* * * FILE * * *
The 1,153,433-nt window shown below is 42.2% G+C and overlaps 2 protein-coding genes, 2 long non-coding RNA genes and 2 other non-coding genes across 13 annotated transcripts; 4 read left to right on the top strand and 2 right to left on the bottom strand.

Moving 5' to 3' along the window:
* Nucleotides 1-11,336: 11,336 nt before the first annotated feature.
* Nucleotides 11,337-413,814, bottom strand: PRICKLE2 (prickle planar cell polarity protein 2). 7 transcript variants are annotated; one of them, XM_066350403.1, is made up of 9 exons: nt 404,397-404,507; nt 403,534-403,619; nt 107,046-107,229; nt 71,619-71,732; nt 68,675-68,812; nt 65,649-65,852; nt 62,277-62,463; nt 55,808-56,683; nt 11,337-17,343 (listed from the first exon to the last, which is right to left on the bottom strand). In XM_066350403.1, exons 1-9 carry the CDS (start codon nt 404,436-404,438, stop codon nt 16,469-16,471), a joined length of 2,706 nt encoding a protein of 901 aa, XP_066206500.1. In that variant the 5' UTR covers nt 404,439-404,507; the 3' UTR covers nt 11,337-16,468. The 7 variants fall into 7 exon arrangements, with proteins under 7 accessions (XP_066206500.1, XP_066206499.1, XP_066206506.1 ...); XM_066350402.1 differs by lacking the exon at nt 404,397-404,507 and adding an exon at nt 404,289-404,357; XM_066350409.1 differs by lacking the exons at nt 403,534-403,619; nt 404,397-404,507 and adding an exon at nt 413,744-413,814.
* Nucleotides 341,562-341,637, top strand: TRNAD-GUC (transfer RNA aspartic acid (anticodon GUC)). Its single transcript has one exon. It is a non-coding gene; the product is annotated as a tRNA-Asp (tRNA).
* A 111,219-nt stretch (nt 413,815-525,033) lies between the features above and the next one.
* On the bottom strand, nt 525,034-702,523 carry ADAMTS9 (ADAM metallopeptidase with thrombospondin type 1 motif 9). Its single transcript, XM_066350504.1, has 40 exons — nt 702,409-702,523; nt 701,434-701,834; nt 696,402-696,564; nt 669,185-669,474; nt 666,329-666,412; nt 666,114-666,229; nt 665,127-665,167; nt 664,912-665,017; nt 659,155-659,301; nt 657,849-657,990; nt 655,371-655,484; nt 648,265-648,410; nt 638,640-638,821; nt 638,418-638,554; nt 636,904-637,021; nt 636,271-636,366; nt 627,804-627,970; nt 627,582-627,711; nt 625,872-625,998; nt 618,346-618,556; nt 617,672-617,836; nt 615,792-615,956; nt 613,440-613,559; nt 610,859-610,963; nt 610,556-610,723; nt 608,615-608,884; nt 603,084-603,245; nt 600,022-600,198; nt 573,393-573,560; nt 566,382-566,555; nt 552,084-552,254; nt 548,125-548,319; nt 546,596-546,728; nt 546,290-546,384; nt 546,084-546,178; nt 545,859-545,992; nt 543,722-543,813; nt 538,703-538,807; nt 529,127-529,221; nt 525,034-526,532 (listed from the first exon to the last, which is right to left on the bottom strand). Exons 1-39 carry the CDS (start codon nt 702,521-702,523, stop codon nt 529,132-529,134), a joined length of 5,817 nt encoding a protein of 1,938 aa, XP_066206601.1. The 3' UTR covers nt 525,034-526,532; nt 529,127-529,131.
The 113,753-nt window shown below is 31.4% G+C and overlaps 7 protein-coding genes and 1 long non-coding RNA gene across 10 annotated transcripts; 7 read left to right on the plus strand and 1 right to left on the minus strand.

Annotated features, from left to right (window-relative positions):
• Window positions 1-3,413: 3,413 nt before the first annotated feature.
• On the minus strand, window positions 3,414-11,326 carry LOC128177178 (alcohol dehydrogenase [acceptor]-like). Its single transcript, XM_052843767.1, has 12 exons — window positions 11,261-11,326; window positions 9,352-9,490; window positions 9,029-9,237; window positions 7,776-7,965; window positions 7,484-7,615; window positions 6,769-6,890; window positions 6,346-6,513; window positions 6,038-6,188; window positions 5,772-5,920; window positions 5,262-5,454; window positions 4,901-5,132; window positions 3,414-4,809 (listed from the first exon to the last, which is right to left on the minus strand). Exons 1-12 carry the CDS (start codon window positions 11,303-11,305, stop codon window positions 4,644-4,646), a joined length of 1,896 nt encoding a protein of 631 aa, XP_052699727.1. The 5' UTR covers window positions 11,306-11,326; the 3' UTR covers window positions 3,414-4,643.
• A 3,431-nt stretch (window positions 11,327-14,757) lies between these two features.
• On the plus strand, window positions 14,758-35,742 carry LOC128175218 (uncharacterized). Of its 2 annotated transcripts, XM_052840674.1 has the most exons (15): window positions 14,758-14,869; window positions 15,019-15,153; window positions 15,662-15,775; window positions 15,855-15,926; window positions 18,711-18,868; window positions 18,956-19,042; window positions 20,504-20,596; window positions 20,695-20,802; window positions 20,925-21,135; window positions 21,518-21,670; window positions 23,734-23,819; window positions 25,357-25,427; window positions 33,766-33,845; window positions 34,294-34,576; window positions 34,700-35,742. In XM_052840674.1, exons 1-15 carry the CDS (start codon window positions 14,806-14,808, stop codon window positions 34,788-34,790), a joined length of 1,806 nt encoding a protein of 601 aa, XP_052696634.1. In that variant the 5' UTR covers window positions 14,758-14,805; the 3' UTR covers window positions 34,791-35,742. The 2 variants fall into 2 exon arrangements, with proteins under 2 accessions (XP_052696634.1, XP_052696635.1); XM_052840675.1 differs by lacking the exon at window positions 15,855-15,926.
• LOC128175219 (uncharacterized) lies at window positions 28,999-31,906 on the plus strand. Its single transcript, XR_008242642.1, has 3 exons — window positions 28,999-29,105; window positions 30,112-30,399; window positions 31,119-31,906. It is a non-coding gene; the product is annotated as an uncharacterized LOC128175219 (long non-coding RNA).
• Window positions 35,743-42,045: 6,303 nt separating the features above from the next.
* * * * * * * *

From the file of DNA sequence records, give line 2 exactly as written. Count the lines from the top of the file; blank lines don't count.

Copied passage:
Moving 5' to 3' along the window: